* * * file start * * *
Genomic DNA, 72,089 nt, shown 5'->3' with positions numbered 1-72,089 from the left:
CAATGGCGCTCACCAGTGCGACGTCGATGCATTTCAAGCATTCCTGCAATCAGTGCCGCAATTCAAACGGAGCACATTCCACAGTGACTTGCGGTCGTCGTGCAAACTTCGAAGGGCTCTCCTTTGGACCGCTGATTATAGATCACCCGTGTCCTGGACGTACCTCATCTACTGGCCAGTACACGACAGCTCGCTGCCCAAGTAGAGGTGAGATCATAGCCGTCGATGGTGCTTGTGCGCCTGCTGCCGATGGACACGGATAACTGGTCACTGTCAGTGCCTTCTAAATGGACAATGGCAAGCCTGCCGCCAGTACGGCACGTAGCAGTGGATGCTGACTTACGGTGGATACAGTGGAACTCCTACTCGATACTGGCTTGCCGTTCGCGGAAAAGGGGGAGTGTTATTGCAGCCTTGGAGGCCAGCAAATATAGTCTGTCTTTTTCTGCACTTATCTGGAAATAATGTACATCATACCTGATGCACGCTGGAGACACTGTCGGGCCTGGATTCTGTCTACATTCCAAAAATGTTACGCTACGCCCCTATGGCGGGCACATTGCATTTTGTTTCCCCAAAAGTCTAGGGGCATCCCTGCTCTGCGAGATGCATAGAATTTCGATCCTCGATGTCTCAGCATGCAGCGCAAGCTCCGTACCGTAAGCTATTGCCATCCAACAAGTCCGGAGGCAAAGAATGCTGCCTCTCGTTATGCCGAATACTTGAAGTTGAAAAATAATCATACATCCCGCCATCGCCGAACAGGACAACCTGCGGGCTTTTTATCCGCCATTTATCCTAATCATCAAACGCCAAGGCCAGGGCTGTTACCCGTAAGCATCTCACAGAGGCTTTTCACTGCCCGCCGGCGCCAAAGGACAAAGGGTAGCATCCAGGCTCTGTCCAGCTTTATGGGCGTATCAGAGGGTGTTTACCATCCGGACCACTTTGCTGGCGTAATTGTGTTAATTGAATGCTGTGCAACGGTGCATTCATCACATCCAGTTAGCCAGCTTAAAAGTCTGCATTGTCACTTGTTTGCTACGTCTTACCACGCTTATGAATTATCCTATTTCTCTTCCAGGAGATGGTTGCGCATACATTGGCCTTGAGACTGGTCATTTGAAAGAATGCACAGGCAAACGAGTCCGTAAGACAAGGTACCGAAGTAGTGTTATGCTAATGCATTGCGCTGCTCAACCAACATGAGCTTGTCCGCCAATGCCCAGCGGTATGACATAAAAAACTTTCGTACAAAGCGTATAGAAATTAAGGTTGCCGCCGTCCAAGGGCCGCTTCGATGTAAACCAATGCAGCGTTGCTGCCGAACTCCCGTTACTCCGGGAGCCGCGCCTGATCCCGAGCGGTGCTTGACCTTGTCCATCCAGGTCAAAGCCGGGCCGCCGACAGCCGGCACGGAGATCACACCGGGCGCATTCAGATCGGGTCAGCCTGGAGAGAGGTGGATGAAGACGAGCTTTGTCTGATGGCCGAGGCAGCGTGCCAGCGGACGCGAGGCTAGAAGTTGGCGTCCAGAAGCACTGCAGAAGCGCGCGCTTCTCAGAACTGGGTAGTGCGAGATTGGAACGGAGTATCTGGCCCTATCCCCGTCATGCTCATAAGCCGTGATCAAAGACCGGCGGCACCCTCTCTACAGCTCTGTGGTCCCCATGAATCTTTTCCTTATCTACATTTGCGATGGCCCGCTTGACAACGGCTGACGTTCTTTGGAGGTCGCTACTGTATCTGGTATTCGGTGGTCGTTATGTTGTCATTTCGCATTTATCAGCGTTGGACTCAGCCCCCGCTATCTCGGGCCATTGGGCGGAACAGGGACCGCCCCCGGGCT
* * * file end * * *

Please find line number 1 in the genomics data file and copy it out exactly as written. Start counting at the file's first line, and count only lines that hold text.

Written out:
Genomic DNA, 72,089 nt, shown 5'->3' with positions numbered 1-72,089 from the left: